Neuheisel, Chow reinvigorate UCLA (cont.)
Though Chow steadfastly denies long-held rumblings of a falling out between Carroll and himself, it was no secret that over time Carroll exerted more control over the Trojans' offense. When Chow left to become the Tennessee Titans' offensive coordinator in 2005, he and his wife maintained their residence in nearby Manhattan Beach.
After Titans coach Jeff Fisher abruptly fired Chow last January following the team's playoff run, Neuheisel immediately pursued him like a blue-chip recruit. Both Neuheisel and incumbent defensive coordinator DeWayne Walker (whom Chow worked with for one season at USC) "home visited" Chow, who was also being sought for two head-coaching openings and who had briefly considered taking a year off.
"I wouldn't have traded that experience in the NFL for anything, because it was so challenging and so exciting on Sunday afternoons," said Chow. "But the NFL season is so long. When Rick came calling, it was a chance to sleep in my own bed."
It's also a chance for him to replicate what he did at USC: Resuscitate a program victimized by the dreaded West Coast offense.
Before he became a Heisman winner and eventual No. 1 draft choice, USC's Palmer struggled badly enough his first three seasons to nearly get benched. So did Notre Dame's Brady Quinn in two seasons under Tyrone Willingham. The common denominator: Both were bogged down by a highly complicated NFL offense that has rarely been successful at the college level (See: Bill Callahan's failed stint at Nebraska).
It's the same offense Dorrell stubbornly stuck to at UCLA, and, with the exception of a 10-2 season in 2005 with a senior QB (Drew Olson) at the helm, consistently ranked among the least productive in the country. (In an awkward twist, Dorrell was one of Neuheisel's receivers at UCLA and an assistant under him at Colorado.) Players practiced hundreds of different plays, each with their own pass-protection nuances and audibles.
"Bill Callahan took a team to the Super Bowl, so far be it from me to critique him," said Neuheisel, "but the West Coast offense in this arena is difficult."
Chow's offense is based in large part on West Coast principles, but the playbook is much simpler.
"That, to me, is the magic of Norm," said Neuheisel. "Norm has this ability to make things seem simple in the way he puts things in and the way he explains it, but there's a great deal of sophistication that's actually displayed in the way he calls it."
"Coach Chow is a legend," said receiver Marcus Everett. "Every time he talks to us, you want to hear every word he says."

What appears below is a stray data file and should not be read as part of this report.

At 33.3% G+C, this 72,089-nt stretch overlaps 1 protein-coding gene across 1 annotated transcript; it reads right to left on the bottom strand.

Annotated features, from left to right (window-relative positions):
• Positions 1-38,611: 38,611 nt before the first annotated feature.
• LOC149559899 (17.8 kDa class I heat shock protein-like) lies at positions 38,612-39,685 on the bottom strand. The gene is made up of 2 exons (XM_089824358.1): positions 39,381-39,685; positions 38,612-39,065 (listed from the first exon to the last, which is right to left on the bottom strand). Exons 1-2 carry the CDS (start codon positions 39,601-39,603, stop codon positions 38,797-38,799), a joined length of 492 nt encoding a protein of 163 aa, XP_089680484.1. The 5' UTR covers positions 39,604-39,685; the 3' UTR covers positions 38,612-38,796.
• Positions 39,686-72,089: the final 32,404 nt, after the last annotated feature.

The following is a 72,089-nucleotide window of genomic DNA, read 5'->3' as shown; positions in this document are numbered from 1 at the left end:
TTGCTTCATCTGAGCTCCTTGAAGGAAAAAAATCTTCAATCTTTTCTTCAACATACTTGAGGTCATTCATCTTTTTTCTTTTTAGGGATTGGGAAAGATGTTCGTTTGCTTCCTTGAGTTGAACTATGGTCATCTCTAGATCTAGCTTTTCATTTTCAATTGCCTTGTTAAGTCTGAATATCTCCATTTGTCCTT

Neuheisel and Chow wasted little time determining their new starting quarterback. Though they've made no official announcement, fifth-year senior Cowan began taking nearly all first-team reps after just the fifth spring practice. This after losing spring battles to fellow senior Ben Olson the past two springs only to wind up starting more games (13) than Olson (10) due to the latter's injuries.
"They have a lot of similar skills," said Chow, "but Pat has been more consistent."
Unfortunately for them, there are few other certainties about the 2008 Bruins.
While Neuheisel refuses to call the upcoming season a "rebuilding year" ("You've heard of screen savers? 'Rebuilding' is just a coach-saver," he said), it's clear from watching practice that's exactly what it is. UCLA is extremely thin in numbers, having lost 13 starters and 26 letterman from a year ago.
The departure earlier this week of veteran tackle Aleksey Lanis due to recurring knee problems leaves the Bruins with just two offensive linemen who played the position last season. UCLA's top returning receiver, Dominique Johnson, had just 25 catches last season (Everett, who caught more than 30 balls in 2005 and '06, is also back after missing most of last season with an ankle injury), and its top two tailbacks, Kahlil Bell and Raymond Carter, have sat out most of the spring with injuries.
The true impact of the new coaches will likely be felt further down the road -- particularly at quarterback. Strong-armed juco transfer Kevin Craft switched his commitment from Hawaii following Chow's hiring and will likely take over for Cowan either this year or next. Meanwhile, one of the nation's top recruits for next year, Aaron Murray (Tampa, Fla.), recently visited practice, and another similarly rated quarterback has expressed his interest.
"UCLA carries significant weight in recruiting," said Neuheisel. "This school has won 100 national championships [in all sports]. Football has been a national player -- it's time to be one again."
It won't happen overnight, but at least the Bruins will finally be fun to watch.